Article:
An expanding European horse meat scandal has left many Americans wondering whether the same could happen here. Americans are unlikely to find a horse burger. Before celebrating, it might do some good to learn why.
In 2007, a confluence of federal and state laws came together to end horse slaughter in the U.S. Many animal welfare advocates hailed the victory, but stopping U.S. slaughter had an opposite effect than the one intended.
Unable to find a home for aged or crippled horses, ranchers faced high prices for euthanasia and disposal. Many horses were abandoned and left to starve. Investigations into horse abuse, for example, increased 60 percent in Colorado following slaughter cessation. Our research suggests that slaughter cessation caused a 36 percent drop in horse prices at a major Oklahoma auction and resulted in losses of $4 million per year in the yearling quarter horse market.
It was quickly realized that unwanted horses could be shipped to plants in Canada or Mexico. Horse slaughter didn't end, it just moved. Animal welfare advocates are rightfully concerned about transportation-related stress and injuries. Yet slaughter cessation exasperated those problems.
The severity of the issue reached such a level that Congress recently reversed its decision to defund federal horse slaughter inspection. Last week, both houses of the Legislature overwhelmingly passed bills to end the state's ban on horse slaughter. However, the practice hasn't resumed. With such political and legal uncertainties, it's hard to say when that day might come.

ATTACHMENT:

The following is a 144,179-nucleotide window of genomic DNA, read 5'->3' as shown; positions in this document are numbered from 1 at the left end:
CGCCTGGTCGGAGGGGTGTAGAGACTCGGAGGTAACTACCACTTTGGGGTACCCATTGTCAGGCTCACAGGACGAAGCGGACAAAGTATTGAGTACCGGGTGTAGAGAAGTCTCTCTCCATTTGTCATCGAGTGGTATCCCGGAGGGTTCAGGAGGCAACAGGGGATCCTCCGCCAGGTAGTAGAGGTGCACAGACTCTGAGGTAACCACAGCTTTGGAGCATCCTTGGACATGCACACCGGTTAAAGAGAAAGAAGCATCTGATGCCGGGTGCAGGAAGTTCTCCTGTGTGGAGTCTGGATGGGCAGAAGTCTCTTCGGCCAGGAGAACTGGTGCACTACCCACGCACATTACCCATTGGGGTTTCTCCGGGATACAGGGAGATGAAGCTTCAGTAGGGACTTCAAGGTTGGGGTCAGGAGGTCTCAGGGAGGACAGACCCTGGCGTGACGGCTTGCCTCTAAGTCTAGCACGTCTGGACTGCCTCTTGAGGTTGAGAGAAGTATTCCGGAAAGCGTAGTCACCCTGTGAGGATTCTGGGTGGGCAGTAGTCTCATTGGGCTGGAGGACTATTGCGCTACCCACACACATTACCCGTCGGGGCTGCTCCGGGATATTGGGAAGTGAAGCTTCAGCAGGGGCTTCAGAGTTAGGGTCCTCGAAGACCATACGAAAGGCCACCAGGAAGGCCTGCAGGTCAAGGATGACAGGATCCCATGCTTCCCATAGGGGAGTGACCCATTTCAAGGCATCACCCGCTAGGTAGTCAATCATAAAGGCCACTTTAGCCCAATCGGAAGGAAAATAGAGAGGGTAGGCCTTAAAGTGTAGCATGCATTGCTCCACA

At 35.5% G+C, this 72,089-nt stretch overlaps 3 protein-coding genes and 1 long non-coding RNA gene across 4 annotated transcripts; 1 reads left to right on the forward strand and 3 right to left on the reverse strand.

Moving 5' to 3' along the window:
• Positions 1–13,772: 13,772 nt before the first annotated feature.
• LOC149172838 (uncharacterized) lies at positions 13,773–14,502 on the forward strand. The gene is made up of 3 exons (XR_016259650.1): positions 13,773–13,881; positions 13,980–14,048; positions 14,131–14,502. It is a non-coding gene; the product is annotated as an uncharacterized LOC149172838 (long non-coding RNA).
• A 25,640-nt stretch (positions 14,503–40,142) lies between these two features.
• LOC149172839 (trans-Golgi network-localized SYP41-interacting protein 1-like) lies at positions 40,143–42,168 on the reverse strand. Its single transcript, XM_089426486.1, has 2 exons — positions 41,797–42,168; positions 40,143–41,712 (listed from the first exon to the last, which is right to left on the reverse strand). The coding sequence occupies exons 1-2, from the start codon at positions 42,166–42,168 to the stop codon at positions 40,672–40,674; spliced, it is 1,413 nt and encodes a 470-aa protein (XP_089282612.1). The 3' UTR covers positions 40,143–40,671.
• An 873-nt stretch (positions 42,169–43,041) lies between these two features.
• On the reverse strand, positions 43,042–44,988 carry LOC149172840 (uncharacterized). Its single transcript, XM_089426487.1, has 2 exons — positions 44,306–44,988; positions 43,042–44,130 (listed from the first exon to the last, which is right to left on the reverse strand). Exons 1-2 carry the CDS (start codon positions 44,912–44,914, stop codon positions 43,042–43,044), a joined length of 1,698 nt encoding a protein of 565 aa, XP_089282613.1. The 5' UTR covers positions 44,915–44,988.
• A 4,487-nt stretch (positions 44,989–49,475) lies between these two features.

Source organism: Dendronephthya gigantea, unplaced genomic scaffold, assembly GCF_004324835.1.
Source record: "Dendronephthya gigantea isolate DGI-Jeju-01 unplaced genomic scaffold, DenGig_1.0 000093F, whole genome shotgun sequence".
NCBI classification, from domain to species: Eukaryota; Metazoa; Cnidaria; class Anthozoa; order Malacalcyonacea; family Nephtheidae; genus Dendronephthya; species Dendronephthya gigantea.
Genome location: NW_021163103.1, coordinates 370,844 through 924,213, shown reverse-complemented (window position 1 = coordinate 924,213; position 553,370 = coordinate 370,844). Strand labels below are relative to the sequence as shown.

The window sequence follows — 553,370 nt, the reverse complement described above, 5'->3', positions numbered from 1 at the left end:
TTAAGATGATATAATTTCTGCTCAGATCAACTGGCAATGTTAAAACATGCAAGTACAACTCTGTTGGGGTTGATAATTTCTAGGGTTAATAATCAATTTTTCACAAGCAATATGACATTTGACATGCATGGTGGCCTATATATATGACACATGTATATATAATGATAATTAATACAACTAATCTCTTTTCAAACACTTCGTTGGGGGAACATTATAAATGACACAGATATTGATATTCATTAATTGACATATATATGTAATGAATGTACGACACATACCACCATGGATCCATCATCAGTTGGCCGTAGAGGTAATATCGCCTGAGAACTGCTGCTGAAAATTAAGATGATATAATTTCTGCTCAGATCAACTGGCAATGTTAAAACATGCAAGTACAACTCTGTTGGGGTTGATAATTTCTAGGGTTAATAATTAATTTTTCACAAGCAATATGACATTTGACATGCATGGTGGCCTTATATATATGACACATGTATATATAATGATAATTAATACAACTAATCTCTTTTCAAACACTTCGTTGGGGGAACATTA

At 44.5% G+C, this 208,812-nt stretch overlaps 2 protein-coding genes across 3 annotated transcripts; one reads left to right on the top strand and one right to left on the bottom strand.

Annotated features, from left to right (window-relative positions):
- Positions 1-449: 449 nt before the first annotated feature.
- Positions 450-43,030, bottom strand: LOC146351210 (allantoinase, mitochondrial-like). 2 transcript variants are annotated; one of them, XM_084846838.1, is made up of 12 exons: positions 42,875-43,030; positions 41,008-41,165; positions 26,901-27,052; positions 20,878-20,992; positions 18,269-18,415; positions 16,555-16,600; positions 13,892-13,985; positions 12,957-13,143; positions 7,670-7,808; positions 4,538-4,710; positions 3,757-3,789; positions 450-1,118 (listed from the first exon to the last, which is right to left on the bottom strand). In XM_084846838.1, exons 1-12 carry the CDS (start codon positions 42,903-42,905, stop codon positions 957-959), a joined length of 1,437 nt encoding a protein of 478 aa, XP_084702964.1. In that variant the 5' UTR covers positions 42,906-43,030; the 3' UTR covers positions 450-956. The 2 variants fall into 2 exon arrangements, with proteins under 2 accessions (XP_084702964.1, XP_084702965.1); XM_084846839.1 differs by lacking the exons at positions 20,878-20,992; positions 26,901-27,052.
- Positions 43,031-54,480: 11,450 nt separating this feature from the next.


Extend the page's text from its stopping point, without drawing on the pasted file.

What does this have to do with the European scandal? Americans are unlikely to find horse meat on their plate because we no longer produce any. It's possible that mislabeled products could be imported, but about 90 percent of the beef eaten by Americans is homegrown. If mislabeled products were found here, the answer wouldn't be, as we've seen, to ban horse slaughter. However much we are culturally predisposed to abhor eating horse, the reality is that it's safe and perfectly tasty. Just ask the French.
That doesn't justify mislabeling. But if a food retailer lies, there are legal remedies. The mere knowledge of liability, not to mention lost reputation, incentivizes truth telling. More vigilance might have stopped the faux beef sellers in Europe. But no government can prevent us from all harm. Nor should we want it to. Vigilance is costly and our governments are already doing too much.
As it turns out, the scandal might have originated from an altogether different horse policy. Romania recently outlawed horse-drawn carts on major roadways. Horses became less valuable, and emaciated equine began roaming the countryside. Sound familiar? A glut of horses caused the price of horse meat to fall. Falling profitability is no excuse for dishonesty, and the Romanians deny any wrongdoing, but the Romanian policy clearly increased the incentive to cheat.
The lesson from these equine scandals isn't necessarily that the government should have been doing more. Rather, politicians should learn what every good horse intuitively knows: Look before you leap.
Lusk is a professor of agricultural economics at Oklahoma State University and author of a forthcoming book “The Food Police: A Well Fed Manifesto about the Politics of Your Plate.”